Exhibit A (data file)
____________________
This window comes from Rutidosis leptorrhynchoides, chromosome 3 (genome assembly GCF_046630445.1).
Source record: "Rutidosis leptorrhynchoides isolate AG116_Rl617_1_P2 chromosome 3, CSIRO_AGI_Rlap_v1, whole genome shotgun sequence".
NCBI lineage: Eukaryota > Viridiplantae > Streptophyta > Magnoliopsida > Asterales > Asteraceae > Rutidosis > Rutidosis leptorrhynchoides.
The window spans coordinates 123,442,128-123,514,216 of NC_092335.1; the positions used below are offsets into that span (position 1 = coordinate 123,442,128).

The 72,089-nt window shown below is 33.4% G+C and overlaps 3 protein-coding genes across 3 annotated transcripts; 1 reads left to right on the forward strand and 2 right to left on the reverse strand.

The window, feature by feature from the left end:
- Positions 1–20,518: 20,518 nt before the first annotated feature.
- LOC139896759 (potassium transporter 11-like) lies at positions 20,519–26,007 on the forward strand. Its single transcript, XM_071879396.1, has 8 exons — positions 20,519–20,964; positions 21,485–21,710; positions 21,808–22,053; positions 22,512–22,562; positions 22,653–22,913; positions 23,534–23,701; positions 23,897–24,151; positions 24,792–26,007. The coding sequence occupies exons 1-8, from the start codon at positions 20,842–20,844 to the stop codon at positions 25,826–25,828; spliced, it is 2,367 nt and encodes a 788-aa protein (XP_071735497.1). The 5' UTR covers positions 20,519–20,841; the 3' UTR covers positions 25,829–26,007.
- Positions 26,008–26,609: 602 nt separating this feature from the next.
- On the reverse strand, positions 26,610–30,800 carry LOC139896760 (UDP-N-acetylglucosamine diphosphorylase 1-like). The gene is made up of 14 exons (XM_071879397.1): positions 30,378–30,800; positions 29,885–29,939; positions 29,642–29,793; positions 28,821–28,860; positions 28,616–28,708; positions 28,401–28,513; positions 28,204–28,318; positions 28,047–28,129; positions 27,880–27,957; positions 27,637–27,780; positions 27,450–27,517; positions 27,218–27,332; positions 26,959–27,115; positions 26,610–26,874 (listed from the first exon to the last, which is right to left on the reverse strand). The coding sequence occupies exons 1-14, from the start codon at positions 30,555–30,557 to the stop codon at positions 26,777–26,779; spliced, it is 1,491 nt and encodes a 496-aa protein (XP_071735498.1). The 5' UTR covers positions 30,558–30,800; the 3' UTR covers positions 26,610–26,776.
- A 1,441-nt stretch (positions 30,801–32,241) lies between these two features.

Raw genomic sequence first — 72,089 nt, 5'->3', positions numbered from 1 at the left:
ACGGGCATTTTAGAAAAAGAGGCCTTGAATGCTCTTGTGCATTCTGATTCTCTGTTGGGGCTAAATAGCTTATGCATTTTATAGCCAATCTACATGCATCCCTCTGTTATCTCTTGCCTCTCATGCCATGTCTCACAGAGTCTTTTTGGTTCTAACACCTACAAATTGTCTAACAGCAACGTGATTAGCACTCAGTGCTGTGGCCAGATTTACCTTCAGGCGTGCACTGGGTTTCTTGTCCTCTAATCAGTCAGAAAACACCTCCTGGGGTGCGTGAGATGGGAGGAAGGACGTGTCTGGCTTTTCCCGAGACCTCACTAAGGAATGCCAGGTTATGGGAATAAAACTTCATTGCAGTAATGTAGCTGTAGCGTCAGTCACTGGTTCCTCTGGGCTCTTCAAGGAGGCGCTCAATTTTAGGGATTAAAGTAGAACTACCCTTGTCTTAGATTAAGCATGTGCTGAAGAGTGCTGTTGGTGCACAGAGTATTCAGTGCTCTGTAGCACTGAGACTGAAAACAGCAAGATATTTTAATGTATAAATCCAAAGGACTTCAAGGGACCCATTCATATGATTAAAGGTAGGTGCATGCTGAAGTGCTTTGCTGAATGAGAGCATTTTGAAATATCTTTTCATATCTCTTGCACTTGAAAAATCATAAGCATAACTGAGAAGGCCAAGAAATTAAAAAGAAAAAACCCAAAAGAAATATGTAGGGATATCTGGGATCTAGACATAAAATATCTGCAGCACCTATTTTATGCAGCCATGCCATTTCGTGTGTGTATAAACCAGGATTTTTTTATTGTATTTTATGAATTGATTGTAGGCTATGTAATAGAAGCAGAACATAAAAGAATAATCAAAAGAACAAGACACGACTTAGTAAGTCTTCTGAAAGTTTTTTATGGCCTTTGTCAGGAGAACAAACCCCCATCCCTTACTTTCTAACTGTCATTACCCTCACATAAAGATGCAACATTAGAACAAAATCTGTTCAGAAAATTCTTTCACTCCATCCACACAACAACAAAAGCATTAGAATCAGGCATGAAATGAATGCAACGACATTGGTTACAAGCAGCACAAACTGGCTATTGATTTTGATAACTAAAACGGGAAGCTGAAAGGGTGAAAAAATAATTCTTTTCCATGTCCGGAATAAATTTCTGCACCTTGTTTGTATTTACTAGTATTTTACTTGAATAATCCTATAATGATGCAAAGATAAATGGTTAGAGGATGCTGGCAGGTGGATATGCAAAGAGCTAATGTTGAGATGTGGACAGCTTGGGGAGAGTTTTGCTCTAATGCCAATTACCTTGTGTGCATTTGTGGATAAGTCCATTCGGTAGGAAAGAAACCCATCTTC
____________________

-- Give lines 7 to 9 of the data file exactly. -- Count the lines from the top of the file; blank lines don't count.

- Positions 1–20,518: 20,518 nt before the first annotated feature.
- LOC139896759 (potassium transporter 11-like) lies at positions 20,519–26,007 on the forward strand. Its single transcript, XM_071879396.1, has 8 exons — positions 20,519–20,964; positions 21,485–21,710; positions 21,808–22,053; positions 22,512–22,562; positions 22,653–22,913; positions 23,534–23,701; positions 23,897–24,151; positions 24,792–26,007. The coding sequence occupies exons 1-8, from the start codon at positions 20,842–20,844 to the stop codon at positions 25,826–25,828; spliced, it is 2,367 nt and encodes a 788-aa protein (XP_071735497.1). The 5' UTR covers positions 20,519–20,841; the 3' UTR covers positions 25,829–26,007.
- Positions 26,008–26,609: 602 nt separating this feature from the next.